Drop from above!

If still the sunne should hide his face,
Thy house would but a dungeon prove,
Thy works nights captives: O let grace
                                       Drop from above!

The dew doth ev’ry morning fall;
And shall the dew out-strip thy Dove?
The dew, for which grasse cannot call,
                                       Drop from above.

Death is still working like a mole,
And digs my grave at each remove:
Let grace work too, and on my soul
                                       Drop from above.

Sinne is still hammering my heart
Unto a hardnesse, void of love:
Let suppling grace, to crosse his art,
                                       Drop from above.

O come!  for thou dost know the way:
Or if to me thou wilt not move,
Remove me, where I need not say,
                                       Drop from above.

Friday, 22 October 2010

Is this Proverbs 22:29 in action?

Collect for today

"...because the triune God is infinite, and the Second Person of that Trinity became one of us, insignificance and cosmic importance now indwell one another, world without end. Amen."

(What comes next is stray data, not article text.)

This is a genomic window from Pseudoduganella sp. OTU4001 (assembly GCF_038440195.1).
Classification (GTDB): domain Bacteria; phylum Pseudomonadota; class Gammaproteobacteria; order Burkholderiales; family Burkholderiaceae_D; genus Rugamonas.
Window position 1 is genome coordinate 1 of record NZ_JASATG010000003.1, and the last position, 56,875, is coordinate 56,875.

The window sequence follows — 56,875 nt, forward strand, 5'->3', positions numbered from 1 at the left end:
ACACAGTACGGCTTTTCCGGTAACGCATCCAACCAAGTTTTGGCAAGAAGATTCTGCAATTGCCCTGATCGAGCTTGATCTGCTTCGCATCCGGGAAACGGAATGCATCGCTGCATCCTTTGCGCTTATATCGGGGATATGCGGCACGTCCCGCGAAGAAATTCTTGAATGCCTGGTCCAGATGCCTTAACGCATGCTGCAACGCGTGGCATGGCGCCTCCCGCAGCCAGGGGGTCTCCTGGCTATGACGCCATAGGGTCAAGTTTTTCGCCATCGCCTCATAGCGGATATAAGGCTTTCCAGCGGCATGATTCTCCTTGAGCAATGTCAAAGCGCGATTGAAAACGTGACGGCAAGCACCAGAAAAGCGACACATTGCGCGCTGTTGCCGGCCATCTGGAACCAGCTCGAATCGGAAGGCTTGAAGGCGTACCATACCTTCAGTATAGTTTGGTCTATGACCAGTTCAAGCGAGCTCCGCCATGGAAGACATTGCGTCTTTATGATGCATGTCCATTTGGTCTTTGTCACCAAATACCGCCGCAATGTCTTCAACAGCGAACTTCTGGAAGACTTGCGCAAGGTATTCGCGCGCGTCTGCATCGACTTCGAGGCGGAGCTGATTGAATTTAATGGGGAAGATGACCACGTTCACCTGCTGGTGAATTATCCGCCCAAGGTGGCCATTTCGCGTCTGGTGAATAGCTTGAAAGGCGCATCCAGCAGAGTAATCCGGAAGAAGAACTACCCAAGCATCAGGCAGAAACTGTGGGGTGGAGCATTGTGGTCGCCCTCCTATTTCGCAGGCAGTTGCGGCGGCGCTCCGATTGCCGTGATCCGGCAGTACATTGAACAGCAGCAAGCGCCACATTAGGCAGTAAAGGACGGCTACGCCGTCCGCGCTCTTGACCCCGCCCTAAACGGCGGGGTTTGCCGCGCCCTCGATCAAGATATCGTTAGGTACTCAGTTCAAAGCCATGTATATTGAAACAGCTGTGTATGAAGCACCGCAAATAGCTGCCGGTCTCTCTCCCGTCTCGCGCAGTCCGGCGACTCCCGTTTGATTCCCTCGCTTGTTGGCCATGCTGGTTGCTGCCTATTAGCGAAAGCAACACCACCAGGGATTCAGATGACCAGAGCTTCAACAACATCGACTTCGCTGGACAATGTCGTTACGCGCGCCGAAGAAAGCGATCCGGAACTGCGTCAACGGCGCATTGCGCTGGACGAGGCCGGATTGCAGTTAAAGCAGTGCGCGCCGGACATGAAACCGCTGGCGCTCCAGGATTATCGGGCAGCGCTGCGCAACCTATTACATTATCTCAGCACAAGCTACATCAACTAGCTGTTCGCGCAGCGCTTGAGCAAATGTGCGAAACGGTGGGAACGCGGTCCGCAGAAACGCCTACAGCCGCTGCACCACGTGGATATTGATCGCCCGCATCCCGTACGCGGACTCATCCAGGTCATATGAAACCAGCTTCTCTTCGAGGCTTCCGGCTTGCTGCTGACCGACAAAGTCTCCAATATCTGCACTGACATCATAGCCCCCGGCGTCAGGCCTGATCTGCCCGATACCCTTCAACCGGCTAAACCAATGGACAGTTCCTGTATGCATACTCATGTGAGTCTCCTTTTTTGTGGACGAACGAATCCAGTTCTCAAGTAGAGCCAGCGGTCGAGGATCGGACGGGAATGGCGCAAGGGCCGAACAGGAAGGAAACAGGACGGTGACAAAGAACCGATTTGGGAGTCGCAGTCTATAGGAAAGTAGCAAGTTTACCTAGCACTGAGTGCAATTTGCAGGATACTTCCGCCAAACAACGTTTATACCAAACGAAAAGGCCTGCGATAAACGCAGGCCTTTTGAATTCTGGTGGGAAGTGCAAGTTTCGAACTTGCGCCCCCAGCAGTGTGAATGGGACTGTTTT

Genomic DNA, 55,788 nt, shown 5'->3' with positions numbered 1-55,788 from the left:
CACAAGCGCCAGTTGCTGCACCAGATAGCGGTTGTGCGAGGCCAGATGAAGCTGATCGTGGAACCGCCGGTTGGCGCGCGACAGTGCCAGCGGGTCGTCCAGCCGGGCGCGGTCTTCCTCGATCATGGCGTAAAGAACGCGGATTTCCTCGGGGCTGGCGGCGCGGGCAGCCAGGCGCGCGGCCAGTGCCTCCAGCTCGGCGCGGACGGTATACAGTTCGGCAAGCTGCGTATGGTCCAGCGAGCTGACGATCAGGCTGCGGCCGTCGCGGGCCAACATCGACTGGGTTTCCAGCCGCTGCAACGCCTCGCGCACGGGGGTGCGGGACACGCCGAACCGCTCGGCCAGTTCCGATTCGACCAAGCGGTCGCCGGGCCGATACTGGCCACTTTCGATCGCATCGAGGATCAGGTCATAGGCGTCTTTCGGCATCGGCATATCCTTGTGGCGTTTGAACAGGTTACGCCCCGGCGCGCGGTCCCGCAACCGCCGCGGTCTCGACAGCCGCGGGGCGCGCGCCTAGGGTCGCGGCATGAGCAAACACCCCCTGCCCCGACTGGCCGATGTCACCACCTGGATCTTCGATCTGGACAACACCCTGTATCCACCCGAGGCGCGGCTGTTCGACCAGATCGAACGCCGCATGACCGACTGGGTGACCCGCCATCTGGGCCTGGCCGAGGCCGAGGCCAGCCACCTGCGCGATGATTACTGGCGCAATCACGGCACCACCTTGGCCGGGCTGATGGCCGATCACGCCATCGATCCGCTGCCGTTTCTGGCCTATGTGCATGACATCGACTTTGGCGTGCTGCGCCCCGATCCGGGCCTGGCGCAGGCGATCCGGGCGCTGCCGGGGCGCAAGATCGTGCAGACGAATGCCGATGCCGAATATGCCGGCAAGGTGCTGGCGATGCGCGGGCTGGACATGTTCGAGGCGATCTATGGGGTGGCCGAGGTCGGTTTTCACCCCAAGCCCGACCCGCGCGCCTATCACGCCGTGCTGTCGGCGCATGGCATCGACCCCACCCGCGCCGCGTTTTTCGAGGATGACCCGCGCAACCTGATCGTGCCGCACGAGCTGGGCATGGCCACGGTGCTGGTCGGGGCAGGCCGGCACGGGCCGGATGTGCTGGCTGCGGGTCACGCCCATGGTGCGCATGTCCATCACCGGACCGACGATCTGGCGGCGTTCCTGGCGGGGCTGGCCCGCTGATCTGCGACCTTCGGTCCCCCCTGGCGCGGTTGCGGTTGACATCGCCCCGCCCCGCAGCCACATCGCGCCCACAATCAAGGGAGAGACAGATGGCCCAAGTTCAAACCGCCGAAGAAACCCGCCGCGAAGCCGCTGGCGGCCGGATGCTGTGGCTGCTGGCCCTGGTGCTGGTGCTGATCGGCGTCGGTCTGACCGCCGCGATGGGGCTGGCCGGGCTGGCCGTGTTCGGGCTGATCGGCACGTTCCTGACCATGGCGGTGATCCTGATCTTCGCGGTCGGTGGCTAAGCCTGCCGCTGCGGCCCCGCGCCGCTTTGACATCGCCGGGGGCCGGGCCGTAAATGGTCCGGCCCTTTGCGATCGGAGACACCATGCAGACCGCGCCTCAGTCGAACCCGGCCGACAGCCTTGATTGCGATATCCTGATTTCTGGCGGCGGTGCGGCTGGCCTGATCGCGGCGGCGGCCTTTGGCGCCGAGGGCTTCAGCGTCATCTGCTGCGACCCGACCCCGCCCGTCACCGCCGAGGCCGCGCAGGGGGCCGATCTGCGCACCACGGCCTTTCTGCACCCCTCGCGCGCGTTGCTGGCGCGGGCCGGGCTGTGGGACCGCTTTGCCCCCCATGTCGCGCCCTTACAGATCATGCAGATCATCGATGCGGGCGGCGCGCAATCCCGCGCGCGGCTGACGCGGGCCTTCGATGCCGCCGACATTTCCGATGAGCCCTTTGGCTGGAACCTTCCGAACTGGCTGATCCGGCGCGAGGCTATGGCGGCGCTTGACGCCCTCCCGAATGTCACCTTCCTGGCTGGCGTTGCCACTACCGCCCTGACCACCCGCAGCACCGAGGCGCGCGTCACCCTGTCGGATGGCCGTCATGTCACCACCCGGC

Wednesday, 13 October 2010

Quote of the week

“Too little” means cleavage, vast expanse of thigh, that sort of thing. Women with this problem dress like a sale at J.C. Penney’s—forty percent off. 

From the legendary heavy D at Credenda/Agenda

Saturday, 9 October 2010

I want liberty of spontaneity

Preparing for services I always hanker after originality and freshness. Many a time I have wondered how those I admire lead worship so well all the while speaking edifying words spontenously. Well apparently there is a secret and it is for you, to prepare to be fresh. Read more about that here and to get you started, consider this brilliant quote

But before the message can be fresh, the man must be. Prepare the man before you prepare the message [...] confess sin, grow in grace, resist temptation, feed your soul something other than spiritual Doritos.